Separate Finances are Worth the Hassle
When handling an elderly parent’s finances, good recordkeeping is often tedious and time-consuming. It can be much more convenient in the short-term to operate without records and keep finances joint with the parent. However, as shown in the case of Wilson Estate, Re, 2019 ABQB 726, this makes things much more difficult to defend in court.
This case involved two siblings struggling over their mother’s money. Jason Wilson helped take care of his mother, Leona Wilson, in her later years and was the personal representative of her estate. While managing Leona’s finances, Jason kept several joint accounts with her, some of which he used as his own personal accounts to take advantage of senior discounts. Those accounts together were worth around $2,100. Two days before Leona’s passing, a guaranteed investment certificate (GIC) worth over $100,000 matured and was deposited into one of Leona’s solely owned accounts before being transferred into one of the joint accounts. The bank listed the initial deposit as an “error”. Jason’s sister, Cynthia Wilson, naturally grew suspicious of this state of affairs and took Jason to court over his handling of the estate more than once.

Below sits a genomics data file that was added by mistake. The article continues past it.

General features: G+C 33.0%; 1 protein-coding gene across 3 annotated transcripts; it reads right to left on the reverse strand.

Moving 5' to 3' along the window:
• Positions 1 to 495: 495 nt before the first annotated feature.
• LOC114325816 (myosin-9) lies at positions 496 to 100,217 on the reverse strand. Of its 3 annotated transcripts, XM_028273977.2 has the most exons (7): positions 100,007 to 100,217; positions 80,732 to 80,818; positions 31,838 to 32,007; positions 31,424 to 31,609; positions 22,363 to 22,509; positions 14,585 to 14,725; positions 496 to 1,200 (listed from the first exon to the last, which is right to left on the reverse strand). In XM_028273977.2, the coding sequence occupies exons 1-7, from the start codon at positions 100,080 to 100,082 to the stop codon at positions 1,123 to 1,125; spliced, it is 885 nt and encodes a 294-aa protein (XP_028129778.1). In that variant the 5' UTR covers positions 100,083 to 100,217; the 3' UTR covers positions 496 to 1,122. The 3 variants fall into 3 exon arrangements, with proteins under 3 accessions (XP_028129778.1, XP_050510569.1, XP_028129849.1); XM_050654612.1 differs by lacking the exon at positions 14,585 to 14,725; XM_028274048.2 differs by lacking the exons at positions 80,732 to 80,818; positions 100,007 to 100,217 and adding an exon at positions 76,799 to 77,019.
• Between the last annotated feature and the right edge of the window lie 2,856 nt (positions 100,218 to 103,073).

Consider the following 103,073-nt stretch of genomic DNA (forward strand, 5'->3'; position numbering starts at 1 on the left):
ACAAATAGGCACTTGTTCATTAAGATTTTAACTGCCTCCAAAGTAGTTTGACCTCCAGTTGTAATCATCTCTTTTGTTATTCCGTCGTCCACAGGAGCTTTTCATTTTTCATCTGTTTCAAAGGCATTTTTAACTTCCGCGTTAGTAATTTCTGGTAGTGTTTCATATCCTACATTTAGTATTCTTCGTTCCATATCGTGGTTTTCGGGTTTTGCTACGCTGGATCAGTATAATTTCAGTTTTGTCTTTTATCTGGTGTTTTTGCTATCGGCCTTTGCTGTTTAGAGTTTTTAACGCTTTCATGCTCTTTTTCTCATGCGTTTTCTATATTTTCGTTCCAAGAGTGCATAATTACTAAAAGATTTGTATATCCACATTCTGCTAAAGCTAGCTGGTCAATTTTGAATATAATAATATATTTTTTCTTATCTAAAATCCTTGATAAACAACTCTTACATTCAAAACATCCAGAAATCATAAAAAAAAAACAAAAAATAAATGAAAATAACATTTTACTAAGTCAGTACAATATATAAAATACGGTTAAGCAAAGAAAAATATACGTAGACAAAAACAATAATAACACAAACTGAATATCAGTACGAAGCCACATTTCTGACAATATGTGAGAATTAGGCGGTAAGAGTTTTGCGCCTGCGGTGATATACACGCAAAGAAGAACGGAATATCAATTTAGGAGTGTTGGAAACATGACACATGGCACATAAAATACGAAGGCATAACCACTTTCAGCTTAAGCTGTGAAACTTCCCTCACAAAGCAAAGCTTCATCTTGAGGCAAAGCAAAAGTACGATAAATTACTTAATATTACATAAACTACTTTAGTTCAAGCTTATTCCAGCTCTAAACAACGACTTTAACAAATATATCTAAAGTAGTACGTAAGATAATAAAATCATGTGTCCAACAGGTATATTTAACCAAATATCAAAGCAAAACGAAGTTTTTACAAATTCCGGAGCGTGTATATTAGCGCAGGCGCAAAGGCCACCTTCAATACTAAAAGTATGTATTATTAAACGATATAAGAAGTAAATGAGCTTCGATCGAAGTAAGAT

Before the justice, the only evidence Jason could present in addition to his own words were the account statements and the testimony of one of Leona’s friends who helped her with her finances at times. Cynthia appeared to have no evidence. This was despite the Alberta Evidence Act, RSA 2000, c A-18, requiring Cynthia to have corroborating evidence and the common law placing a rebuttable presumption against Jason (Pecore v Pecore, 2007 SCC 17).
With little at hand, the Justice sided with Jason for having barely better evidence and for being a better witness than Cynthia. However, the Court made clear that if the amounts were greater, Jason likely would not have succeeded. This fight, both emotionally and financially, may have been avoided if only Jason kept separate finances and proper records.